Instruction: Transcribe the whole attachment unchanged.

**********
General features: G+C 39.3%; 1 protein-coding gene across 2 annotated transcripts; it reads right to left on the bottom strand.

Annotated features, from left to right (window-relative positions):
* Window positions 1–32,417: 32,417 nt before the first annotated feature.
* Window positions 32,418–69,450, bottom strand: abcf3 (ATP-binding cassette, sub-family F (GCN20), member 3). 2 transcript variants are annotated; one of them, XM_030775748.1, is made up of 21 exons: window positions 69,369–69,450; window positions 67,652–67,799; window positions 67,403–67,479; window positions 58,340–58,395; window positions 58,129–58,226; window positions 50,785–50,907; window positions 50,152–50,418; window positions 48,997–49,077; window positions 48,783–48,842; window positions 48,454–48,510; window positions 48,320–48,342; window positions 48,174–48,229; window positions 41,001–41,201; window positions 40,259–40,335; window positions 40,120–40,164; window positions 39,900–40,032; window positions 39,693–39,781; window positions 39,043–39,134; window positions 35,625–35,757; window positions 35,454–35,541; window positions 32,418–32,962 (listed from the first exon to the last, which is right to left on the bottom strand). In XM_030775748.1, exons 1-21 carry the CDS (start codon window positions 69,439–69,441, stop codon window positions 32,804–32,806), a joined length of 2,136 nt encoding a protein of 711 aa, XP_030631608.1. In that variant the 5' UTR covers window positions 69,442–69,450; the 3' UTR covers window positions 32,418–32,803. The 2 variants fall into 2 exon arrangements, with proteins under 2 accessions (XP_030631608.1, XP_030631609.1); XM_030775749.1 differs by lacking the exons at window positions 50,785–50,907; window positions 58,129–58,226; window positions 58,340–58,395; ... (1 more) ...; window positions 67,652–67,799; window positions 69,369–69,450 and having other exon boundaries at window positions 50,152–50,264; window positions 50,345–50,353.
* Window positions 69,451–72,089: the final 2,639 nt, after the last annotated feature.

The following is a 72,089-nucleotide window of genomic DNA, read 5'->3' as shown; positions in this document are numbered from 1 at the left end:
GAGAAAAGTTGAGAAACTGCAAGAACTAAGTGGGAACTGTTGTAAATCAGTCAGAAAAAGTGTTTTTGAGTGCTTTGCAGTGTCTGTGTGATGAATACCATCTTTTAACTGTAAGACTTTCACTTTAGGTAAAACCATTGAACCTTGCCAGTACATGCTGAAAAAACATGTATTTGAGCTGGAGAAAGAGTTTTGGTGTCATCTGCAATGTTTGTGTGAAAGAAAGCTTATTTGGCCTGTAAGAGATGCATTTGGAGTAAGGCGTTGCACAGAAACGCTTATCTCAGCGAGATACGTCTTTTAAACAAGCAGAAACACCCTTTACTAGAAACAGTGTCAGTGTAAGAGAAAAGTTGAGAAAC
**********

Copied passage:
General features: G+C 39.3%; 1 protein-coding gene across 2 annotated transcripts; it reads right to left on the bottom strand.

Annotated features, from left to right (window-relative positions):
* Window positions 1–32,417: 32,417 nt before the first annotated feature.
* Window positions 32,418–69,450, bottom strand: abcf3 (ATP-binding cassette, sub-family F (GCN20), member 3). 2 transcript variants are annotated; one of them, XM_030775748.1, is made up of 21 exons: window positions 69,369–69,450; window positions 67,652–67,799; window positions 67,403–67,479; window positions 58,340–58,395; window positions 58,129–58,226; window positions 50,785–50,907; window positions 50,152–50,418; window positions 48,997–49,077; window positions 48,783–48,842; window positions 48,454–48,510; window positions 48,320–48,342; window positions 48,174–48,229; window positions 41,001–41,201; window positions 40,259–40,335; window positions 40,120–40,164; window positions 39,900–40,032; window positions 39,693–39,781; window positions 39,043–39,134; window positions 35,625–35,757; window positions 35,454–35,541; window positions 32,418–32,962 (listed from the first exon to the last, which is right to left on the bottom strand). In XM_030775748.1, exons 1-21 carry the CDS (start codon window positions 69,439–69,441, stop codon window positions 32,804–32,806), a joined length of 2,136 nt encoding a protein of 711 aa, XP_030631608.1. In that variant the 5' UTR covers window positions 69,442–69,450; the 3' UTR covers window positions 32,418–32,803. The 2 variants fall into 2 exon arrangements, with proteins under 2 accessions (XP_030631608.1, XP_030631609.1); XM_030775749.1 differs by lacking the exons at window positions 50,785–50,907; window positions 58,129–58,226; window positions 58,340–58,395; ... (1 more) ...; window positions 67,652–67,799; window positions 69,369–69,450 and having other exon boundaries at window positions 50,152–50,264; window positions 50,345–50,353.
* Window positions 69,451–72,089: the final 2,639 nt, after the last annotated feature.

The following is a 72,089-nucleotide window of genomic DNA, read 5'->3' as shown; positions in this document are numbered from 1 at the left end:
GAGAAAAGTTGAGAAACTGCAAGAACTAAGTGGGAACTGTTGTAAATCAGTCAGAAAAAGTGTTTTTGAGTGCTTTGCAGTGTCTGTGTGATGAATACCATCTTTTAACTGTAAGACTTTCACTTTAGGTAAAACCATTGAACCTTGCCAGTACATGCTGAAAAAACATGTATTTGAGCTGGAGAAAGAGTTTTGGTGTCATCTGCAATGTTTGTGTGAAAGAAAGCTTATTTGGCCTGTAAGAGATGCATTTGGAGTAAGGCGTTGCACAGAAACGCTTATCTCAGCGAGATACGTCTTTTAAACAAGCAGAAACACCCTTTACTAGAAACAGTGTCAGTGTAAGAGAAAAGTTGAGAAAC